Joel Topcik: Hi, I am Joel Topcik from Broadcasting & Cable magazine. We are talking about the digital TV transition. What happens if you are a cable or a satellite TV subscriber? How will the transition affect you? Let's find out from Rob Stoddard of the National Cable and Telecommunications Association.
Rob Stoddard: The digital TV transition is very important to us because we are really the primary provider of multichannel video television to American households. More than 65 million American households subscribe to cable.
Host: What do cable customers need to do to prepare for the digital TV transition?
Rob Stoddard:The great news is that for cable customers that have all of their TV sets wired to cable, hooked up to cable, they really don't have to do anything. Their cable operator by and large, is going to take care of the digital TV transition for them.
Host: Does the digital TV transition affect satellite customers differently than cable customers?
Rob Stoddard: In general terms, we tell consumers that if their TVs are hooked up to cable service or satellite service that will be fine during the course of the digital transition. Their multichannel video provider will take of the transition for them and its true. Both cable operators and satellite providers in most major markets around the country are providing a full slate of over-the-air broadcast television to their customers.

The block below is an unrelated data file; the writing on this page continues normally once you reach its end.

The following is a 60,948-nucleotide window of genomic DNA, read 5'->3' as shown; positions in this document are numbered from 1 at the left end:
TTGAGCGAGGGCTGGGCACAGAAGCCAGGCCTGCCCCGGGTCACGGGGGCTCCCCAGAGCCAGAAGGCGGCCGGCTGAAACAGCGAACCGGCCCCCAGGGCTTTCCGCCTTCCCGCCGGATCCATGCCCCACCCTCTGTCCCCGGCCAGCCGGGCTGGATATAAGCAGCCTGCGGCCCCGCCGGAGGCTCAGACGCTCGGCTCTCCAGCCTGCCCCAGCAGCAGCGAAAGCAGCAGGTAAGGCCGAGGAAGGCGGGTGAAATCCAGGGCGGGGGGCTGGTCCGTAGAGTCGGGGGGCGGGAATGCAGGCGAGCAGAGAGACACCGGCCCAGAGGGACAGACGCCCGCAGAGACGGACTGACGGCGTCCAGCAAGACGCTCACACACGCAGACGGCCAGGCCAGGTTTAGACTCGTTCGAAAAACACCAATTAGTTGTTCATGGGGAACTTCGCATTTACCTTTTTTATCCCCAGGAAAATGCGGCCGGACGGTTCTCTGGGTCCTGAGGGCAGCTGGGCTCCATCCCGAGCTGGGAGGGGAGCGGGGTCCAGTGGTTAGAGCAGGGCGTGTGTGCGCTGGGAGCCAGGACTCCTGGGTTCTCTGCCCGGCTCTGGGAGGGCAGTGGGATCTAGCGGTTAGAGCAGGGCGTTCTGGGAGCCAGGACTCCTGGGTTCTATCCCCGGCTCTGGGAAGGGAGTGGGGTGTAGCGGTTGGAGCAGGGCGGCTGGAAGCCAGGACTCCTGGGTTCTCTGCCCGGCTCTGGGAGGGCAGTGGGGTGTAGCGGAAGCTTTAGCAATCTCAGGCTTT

Host: Can I still watch cable TV through my older analog TV set?
Rob Stoddard: Yes, any TV set that's hooked up to cable through the course of the transition if going to be fine. The cable operator itself will deal with the new digital signal that are coming from full-power television stations and will convert them so that even cable customers that are watching cable TV on analog TV set will be able to continue to see the full-power of broadcast television.
Host: What if people have some TVs in their home hooked up to cable, but not all of them?
Rob Stoddard: In many cable households, there are going to be some TV sets in which viewers are still watching television over the year instead of being hooked up to cable. In those cases, just as anybody in an over-the-air household would have to, they are going to have to take a look at what their options are and make a decision about whether they want to attach that television set to their cable system, whether they want to obtain a converter box in order to convert the digital signal back to analog or whether they want to go out and essentially trade in that analog TV set on a new a Digital TV set.
Host: Can I still watch the broadcast channels without a cable set top box?
Rob Stoddard: In many households across the United States cable subscribers are currently watching cable television without a cable set top box. Those customers typically are not digital cable customers. They are watching an expanded basic of cable television, but it's coming from the Coaxial wire right into the back of the TV set. In those instances, people can still continue to see broadcast signals without a cable set top box.